What Kavanaugh’s confirmation means

By Ajay Dugar, Columnist

In wake of the contentious confirmation of District of Columbia Appellate Judge Brett Kavanaugh to the Supreme Court, we should review what has happened and understand what this means going forward.

As the #MeToo movement rose, the phrase “We should always believe accusers” has been thrown around. Well, if belief makes something true, I should’ve never stopped believing in Santa Claus.

I don’t believe women. I don’t believe men. I believe evidence. And we have had to remind ourselves of this during Judge Brett Kavanaugh’s Supreme Court nomination.

Time for a quick refresher of our legal system. We rely upon the presumption of innocence, not the presumption of guilt. In the United Nations’ Universal Declaration of Human Rights Article 11, the defense must present compelling and holistic evidence to a judge or jury before a guilty determination can be made. We should never seek to undermine due process, regardless of political affiliation or gender, so it was especially troubling when many in the media had seemingly already made up their minds about Judge Kavanaugh’s guilt.

In March 2017, the Journal of Forensic Science published a study analyzing 90,000 rape allegations using data provided from the FBI between 2006 and 2010. They found that 5.55 percent of all rape allegations were falsified, a rate more than five times higher than any other violent crime.

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Additionally, when the Innocence Project — a non-profit organization dedicated to overturning wrongful convictions in which the defendant is on death row — analyzed data, they found that of the 239 cases they reviewed, 73 percent were rested based on two or more eyewitnesses. In additional research conducted by the Marshall Project, of the nearly 75,000 annual police lineups conducted annually, between 20 to 25 percent of witnesses picked a “foil,” a volunteer picked by the police to fill out the lineup. The unreliability of eyewitness testimony is well-documented in psychology.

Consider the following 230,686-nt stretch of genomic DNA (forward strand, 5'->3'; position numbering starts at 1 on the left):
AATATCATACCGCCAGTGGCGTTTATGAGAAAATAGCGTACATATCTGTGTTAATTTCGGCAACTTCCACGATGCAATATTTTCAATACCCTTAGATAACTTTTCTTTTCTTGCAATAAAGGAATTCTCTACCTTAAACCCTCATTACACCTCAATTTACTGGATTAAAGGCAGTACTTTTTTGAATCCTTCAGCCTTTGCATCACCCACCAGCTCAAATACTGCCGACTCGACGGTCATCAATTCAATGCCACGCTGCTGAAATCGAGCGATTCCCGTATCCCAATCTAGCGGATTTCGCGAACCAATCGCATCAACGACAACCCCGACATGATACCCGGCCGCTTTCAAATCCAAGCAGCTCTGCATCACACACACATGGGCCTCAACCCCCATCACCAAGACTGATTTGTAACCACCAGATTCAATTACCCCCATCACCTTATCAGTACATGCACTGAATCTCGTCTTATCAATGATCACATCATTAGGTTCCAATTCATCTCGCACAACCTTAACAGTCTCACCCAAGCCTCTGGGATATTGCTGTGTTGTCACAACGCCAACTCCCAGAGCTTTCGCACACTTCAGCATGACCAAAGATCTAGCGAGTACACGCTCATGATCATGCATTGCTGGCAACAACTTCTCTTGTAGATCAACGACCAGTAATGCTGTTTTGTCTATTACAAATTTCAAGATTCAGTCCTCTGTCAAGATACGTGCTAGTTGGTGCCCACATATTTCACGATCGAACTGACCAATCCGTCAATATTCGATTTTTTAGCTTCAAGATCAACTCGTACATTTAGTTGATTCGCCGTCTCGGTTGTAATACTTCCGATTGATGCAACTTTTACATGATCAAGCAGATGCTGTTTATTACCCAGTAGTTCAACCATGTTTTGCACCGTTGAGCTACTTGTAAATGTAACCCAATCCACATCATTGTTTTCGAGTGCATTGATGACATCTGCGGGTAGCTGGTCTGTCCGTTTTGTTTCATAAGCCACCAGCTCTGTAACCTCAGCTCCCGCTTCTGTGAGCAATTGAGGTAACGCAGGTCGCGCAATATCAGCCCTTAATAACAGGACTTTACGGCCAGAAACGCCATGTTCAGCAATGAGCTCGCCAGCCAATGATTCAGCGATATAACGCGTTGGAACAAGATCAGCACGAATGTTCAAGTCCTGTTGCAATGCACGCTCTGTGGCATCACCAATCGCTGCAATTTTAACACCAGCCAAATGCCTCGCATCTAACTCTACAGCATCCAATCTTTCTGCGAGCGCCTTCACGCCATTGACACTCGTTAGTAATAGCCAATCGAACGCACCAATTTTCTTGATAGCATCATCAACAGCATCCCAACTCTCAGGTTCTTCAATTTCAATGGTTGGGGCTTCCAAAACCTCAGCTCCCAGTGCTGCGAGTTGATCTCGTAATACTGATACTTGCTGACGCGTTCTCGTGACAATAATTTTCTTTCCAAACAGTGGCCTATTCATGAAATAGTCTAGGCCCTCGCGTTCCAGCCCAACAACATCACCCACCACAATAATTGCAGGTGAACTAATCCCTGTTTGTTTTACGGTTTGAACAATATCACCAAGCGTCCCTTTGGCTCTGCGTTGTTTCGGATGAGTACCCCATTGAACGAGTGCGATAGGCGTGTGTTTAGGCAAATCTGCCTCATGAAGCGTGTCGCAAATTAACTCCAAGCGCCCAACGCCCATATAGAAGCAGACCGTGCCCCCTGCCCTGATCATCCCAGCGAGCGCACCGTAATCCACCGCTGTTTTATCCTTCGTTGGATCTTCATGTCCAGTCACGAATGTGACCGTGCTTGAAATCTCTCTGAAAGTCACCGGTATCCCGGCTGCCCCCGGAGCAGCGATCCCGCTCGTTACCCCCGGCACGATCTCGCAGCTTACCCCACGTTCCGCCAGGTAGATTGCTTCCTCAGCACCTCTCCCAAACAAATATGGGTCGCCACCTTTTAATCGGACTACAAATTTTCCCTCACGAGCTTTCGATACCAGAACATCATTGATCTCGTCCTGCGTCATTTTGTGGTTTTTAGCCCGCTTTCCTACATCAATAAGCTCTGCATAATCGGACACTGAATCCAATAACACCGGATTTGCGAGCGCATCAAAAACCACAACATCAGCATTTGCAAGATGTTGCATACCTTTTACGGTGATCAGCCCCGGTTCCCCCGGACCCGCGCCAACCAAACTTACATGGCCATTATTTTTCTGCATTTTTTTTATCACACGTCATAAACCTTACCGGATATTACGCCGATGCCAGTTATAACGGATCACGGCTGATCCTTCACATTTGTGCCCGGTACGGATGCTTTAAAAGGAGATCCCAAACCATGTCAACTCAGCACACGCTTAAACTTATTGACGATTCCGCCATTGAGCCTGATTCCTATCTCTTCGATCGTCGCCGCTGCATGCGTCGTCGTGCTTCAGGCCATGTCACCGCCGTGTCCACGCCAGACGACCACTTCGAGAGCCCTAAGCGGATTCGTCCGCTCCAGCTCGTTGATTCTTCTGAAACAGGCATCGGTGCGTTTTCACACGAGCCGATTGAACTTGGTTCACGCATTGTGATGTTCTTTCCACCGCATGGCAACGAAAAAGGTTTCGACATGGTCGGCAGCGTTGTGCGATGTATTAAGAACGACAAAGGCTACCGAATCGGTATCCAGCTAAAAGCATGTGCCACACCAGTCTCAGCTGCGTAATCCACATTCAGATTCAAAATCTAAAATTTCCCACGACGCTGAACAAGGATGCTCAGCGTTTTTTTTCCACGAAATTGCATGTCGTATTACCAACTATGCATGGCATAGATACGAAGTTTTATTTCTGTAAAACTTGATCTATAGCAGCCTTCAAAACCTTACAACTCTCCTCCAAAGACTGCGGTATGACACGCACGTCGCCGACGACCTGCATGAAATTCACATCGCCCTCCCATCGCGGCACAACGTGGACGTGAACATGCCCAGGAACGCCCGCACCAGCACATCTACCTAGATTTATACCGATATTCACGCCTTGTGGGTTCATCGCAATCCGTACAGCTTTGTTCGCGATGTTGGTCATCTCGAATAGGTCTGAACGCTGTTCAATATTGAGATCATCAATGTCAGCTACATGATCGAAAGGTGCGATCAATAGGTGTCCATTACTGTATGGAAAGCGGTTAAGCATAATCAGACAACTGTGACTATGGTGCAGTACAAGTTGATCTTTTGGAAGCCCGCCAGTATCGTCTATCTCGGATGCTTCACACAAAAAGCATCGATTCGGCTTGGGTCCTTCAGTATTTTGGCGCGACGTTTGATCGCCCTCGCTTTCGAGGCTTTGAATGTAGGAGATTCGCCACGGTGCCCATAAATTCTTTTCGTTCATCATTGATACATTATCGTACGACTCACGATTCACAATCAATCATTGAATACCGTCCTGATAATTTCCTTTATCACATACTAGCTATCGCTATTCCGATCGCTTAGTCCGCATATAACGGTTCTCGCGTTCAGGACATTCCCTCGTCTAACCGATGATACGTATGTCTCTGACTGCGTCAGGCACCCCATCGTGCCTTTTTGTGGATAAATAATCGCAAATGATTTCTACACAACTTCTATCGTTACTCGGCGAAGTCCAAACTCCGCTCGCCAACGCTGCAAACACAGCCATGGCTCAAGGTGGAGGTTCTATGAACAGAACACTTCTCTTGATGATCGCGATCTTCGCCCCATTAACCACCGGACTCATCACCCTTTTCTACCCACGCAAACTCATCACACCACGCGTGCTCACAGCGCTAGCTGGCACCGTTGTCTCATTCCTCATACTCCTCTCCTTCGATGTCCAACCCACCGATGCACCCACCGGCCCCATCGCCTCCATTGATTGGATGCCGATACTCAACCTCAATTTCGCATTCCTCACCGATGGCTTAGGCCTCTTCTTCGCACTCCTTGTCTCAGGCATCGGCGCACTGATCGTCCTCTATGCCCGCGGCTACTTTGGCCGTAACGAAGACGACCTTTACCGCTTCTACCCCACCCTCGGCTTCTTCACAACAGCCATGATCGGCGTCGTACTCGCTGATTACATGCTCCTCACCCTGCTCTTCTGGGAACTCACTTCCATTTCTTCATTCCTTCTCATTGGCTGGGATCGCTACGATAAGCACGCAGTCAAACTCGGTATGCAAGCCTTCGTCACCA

If you take a look at Dr. Christine Blasey Ford’s allegations, based on an event that occurred 35 years ago and relies upon eyewitness accounts, both the data and the basis of our legal system insist we be skeptical. 

When we look at Dr. Ford’s testimony, it offered no details tying Judge Kavanaugh to these allegations. Even further, two men have come forward and claimed responsibility for the attack, while Leland Ingham Keyser, Dr. Ford’s friend who she claimed could tie Kavanaugh to the party, is unable to do so.

Since the FBI investigation of these allegations didn’t turn up any evidence, what we should have seen is a unanimous confirmation for Kavanaugh. Instead, we got the closest confirmation vote since Clarence Thomas, and right down party lines — save for West Virginia Senator Joe Manchin (D).

With these 11th hour allegations holding no water, we know these actions are a ploy to publicly slander another Republican-appointed Supreme Court justice nomination. As a past example, we only have to look as far back as to Robert Bork and Clarence Thomas.

Robert Bork was nominated to the Supreme Court in 1987 by President Reagan, where he was met with a less-than-warm welcome by Senator Ted Kennedy. After this diatribe was delivered and Bork’s video rental history was leaked to the press, Senator Joe Biden, the head of the Senate Judicial Committee at the time, was happy to oblige with Senator Kennedy’s motivations. After the failed vote, Bork resigned from his position, never to work again as a federal judge.

Similarly, in July 1991, President George H. W. Bush nominated Clarence Thomas to the Supreme Court. Here Anita Hill, a former colleague of Thomas, accused him of inappropriate advances and harassment. Thomas alleged the hearings related to the allegations were slanderous and inappropriate.

Despite numerous witnesses testifying in favor of Thomas, the vote became, in the words of Senator Biden, a “he-said, she-said” affair, and Thomas was confirmed 52-48.

With an increased lack of respect for civility and empathy in our political interactions, we run the risk of losing what is most important. Our rights to privacy, free speech and fair trial, which are inalienable regardless of political affiliation. While we should take victims and allegations of any criminal activity seriously. We should also not take them to be truth. Wherever there is an accuser, there is also a defendant.

Ajay is a junior in Engineering.

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